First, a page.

How to: Unlock the encryption of your /home if you don't know your lock code (Bruteforce)

avhakola said that a lock code was never set up on the concerning device.
The found lock code 00000 really looks like a default lock code (which is, in principle, known to all people trying to decrypt the partition)…


Well, you could try to set the code and see how long would it take to crack it. Sounds like not too long. In the reported case, 38 seconds. Maybe, it was the first code it tried - no idea regarding it. In this respect, would be great to test with non-trivial code.


It would be indeed interesting to see the time comparison between cracking 5 digit and 42 digit lock code if done with powerful PC and having hashcat properly trying only numeric 5-42 length passwords.


Unfortunately, nobody was teaching encryption in my Comp Sci degree.

So LUKS 1 is supposed to be 128 bit or 2^128 = ~10^38 (LUKS 2 = 2^256).

A five digit pin is a search space of 10^6 and an 8 digit is 10^9. So LUKS needs a 38 digit pin to properly be 128 bit?

And is ‘Data’ ordinarily readable on a sector by sector basis without the PIN?

Here is a short description on how LUKS works:

So yes, data is readable sector by sector without the PIN, but the data is “random garbage” without the master key. Normally it would be extremely difficult to brute-force guess the master key, but you can obtain the master key with the PIN (or any of the 8 passphrases if they are set). So the PIN is not directly used for encryption, but if you know that the PIN only contains digits and is maximum N long, then you can obtain the master key from 10^N guesses in the worst case, and by (10^N)/2 guesses on average.


So out of interest, I tried this on my own lockcode (which is more random and 6 digits long) using the following commands:

dd if=/dev/disk/by-id/dm-name-sailfish-home of=/home/defaultuser/hashcat.luks bs=512 count=4097

Then hashcat on my desktop:

hashcat -a 3 -m 14600 hashcat-xperia10.luks '?d?d?d?d?d?d'

(I.e. bruteforce luksheader with an input mask of 6 digits)

On my Linux desktop with a partially broken rocm install (so probably low performance), this took 6 minutes and 23 seconds:


Session..........: hashcat
Status...........: Cracked
Hash.Name........: LUKS
Hash.Target......: hashcat-xperia10.luks
Time.Started.....: Wed Sep 15 16:51:33 2021 (6 mins, 23 secs) 
Time.Estimated...: Wed Sep 15 16:57:56 2021 (0 secs)
Guess.Mask.......: ?d?d?d?d?d?d [6]
Guess.Queue......: 1/1 (100.00%) 
Speed.#1.........:     1044 H/s (1.96ms) @ Accel:128 Loops:32 Thr:64 Vec:1
Recovered........: 1/1 (100.00%) Digests
Progress.........: 400000/1000000 (40.00%) 
Rejected.........: 0/400000 (0.00%)
Restore.Point....: 0/100000 (0.00%) 
Restore.Sub.#1...: Salt:0 Amplifier:3-4 Iteration:1399936-1399966
Candidates.#1....: xxxxxx -> xxxxxx
Hardware.Mon.#1..: Temp: 76c Fan:  0% Core:1630MHz Mem: 945MHz Bus:16

Started: Wed Sep 15 16:50:58 2021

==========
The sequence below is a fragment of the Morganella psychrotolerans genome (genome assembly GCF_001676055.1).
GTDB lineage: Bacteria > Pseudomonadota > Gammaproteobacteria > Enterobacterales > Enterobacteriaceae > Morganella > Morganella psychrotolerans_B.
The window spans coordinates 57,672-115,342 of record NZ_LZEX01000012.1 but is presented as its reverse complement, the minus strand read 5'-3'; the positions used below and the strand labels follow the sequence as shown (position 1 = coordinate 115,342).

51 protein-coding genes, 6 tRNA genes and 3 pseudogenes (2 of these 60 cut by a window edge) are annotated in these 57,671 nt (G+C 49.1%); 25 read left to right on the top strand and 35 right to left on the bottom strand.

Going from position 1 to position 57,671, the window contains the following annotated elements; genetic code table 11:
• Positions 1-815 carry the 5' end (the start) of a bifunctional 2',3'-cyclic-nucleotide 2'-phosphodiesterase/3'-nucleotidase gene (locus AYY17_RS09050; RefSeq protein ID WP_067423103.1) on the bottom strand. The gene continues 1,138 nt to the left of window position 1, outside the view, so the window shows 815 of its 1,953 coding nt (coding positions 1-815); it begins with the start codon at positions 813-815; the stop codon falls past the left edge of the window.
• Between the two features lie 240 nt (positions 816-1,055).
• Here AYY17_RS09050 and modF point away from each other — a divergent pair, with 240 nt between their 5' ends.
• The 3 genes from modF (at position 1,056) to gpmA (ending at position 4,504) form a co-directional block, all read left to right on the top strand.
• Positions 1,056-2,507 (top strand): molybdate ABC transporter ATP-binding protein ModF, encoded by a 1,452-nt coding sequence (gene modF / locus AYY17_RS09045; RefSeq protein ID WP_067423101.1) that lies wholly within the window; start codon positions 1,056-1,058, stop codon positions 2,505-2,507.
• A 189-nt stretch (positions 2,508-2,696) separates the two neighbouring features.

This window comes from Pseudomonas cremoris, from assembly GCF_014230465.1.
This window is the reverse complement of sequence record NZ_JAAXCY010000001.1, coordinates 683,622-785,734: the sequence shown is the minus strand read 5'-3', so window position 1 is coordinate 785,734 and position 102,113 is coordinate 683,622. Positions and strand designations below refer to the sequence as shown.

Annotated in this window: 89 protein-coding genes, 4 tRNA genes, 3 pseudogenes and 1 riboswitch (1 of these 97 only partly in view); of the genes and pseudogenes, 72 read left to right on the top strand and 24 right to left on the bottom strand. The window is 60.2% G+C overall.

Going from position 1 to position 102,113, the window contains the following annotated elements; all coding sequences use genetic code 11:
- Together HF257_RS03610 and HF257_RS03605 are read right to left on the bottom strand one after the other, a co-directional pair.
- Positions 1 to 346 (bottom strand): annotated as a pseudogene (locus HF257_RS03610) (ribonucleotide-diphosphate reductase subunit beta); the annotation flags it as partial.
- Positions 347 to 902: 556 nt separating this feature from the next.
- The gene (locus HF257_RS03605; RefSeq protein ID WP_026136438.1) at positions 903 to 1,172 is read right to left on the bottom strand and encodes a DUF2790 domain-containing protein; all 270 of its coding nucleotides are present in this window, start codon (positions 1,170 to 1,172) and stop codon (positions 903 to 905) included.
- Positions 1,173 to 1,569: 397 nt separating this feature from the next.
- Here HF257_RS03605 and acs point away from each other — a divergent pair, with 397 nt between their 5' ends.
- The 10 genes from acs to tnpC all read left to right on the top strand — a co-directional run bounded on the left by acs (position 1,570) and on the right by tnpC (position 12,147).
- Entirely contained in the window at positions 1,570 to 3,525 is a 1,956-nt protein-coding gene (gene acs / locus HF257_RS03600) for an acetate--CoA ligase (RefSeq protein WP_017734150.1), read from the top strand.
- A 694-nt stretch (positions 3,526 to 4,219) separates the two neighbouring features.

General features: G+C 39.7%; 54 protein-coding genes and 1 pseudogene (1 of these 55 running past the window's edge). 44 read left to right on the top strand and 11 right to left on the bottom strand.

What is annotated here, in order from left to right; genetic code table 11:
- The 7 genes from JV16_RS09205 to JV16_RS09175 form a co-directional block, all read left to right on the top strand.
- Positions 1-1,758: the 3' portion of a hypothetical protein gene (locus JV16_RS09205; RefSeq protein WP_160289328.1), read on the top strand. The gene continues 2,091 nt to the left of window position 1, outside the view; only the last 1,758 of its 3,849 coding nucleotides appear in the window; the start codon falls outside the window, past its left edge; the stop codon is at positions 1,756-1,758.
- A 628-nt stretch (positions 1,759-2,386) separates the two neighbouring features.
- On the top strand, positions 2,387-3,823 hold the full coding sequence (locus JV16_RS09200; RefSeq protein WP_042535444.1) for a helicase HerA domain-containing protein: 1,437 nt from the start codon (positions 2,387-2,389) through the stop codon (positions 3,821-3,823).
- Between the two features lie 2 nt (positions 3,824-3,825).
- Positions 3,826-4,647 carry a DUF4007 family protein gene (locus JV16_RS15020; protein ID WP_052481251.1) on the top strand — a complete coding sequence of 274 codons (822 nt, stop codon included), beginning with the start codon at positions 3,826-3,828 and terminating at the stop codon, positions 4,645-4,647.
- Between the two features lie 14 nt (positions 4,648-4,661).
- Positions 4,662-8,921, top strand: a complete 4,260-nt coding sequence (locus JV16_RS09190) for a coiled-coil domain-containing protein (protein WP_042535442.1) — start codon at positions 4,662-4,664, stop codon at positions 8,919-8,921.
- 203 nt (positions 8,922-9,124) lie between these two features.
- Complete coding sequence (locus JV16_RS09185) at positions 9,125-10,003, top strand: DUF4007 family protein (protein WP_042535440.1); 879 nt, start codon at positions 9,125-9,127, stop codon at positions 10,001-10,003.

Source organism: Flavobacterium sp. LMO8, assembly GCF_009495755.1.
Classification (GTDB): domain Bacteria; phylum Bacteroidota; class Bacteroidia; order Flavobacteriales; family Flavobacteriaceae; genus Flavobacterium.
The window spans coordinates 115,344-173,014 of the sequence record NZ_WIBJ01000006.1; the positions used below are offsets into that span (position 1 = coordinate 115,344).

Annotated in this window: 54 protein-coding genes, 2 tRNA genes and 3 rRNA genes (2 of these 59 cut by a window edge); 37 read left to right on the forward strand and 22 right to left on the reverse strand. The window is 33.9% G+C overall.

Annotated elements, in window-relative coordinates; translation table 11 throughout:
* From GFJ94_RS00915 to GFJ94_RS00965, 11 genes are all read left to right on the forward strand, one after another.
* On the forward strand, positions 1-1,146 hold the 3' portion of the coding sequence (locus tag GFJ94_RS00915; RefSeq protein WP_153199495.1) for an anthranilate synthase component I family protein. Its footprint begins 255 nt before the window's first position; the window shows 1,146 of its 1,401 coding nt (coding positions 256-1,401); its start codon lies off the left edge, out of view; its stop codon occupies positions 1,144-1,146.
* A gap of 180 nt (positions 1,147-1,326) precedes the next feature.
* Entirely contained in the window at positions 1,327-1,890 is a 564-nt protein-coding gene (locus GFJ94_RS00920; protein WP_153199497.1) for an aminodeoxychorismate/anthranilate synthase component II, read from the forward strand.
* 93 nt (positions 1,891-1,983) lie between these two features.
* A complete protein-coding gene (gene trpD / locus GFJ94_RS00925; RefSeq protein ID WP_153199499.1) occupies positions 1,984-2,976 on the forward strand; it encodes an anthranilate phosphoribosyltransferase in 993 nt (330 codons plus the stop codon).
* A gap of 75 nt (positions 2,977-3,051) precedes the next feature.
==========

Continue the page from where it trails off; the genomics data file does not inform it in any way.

Stopped: Wed Sep 15 16:57:57 2021

So yeah, it doesn’t take long.


Cool, now do it on a Sfos device :wink:

Nah, thank you. That would probably take 2 days or so and is not how an attacker would do it.

Jolla! We want alphanumeric lock codes! :face_with_monocle:


actually no, what we want is this:

The implementation is ready to be merged thanks to @rinigus


From my limited understanding, it only works if the attacker knows the ssh password. So as an attack scenario it is very limited. It only works if the attacker can keep the device for long enough (years) for vulnerabilities to be discovered in openssh. Or can someone correct me?

If I recall correctly, when you use Recovery Mode, you can use the Shell option without any credentials and the sshd option uses username and password from the recovery image (and these are known) instead of the phone’s Developer Mode password.


No; ssh password has nothing to do with lock code. And the SSH password has no use if the phone is off.
The above clearly demonstrates that it takes mere minutes to brute-force a numerical lock code.


Pretty sure you have to give the lock code there too. Please try before claiming otherwise.
The security may be bad, but it is not a sham.

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The recovery should most definitely ask for the lock code if one was set beforehand, but I have no memory of such prompt, probably because I didn’t have lock code set at the time.

That would only be a minor inconvenience to an attacker and does not offer any real security, since you can simply boot a different recovery image, that does not ask for any code…

How do the supposed important Jolla customers (government, corporate) are expected to deal with this possible attack? Do they have access to expensive tools from Sony or Jolla to lock the bootloader?

The only sensible defense is to use a good lockcode (10 characters+ with an alphabet of at least 36)

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So i can be glad my daily used Sony XZ2 Compact with SFOS-Community-Port uses this:

Compared to the official encryption solution, this edition has way larger flexibility in LUKS passwords which has a major implication in the security. As it is, official encryption solution is vulnerable to brute force attack. Such attack can be rendered unfeasible using this community edition.

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No; the encryption is still for real, even if the key is weak. The disk contents will be unreadable until mounted with correct crypto options and key.

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@attah I believe the “minor inconvenience” does not refer to the encryption but to the locking code as protection of the Recovery mode. The attack needs recovery mode (to exfiltrate a copy of the first megabytes of /home), which asks for the locking code; but the locking code can be bypassed by booting another image.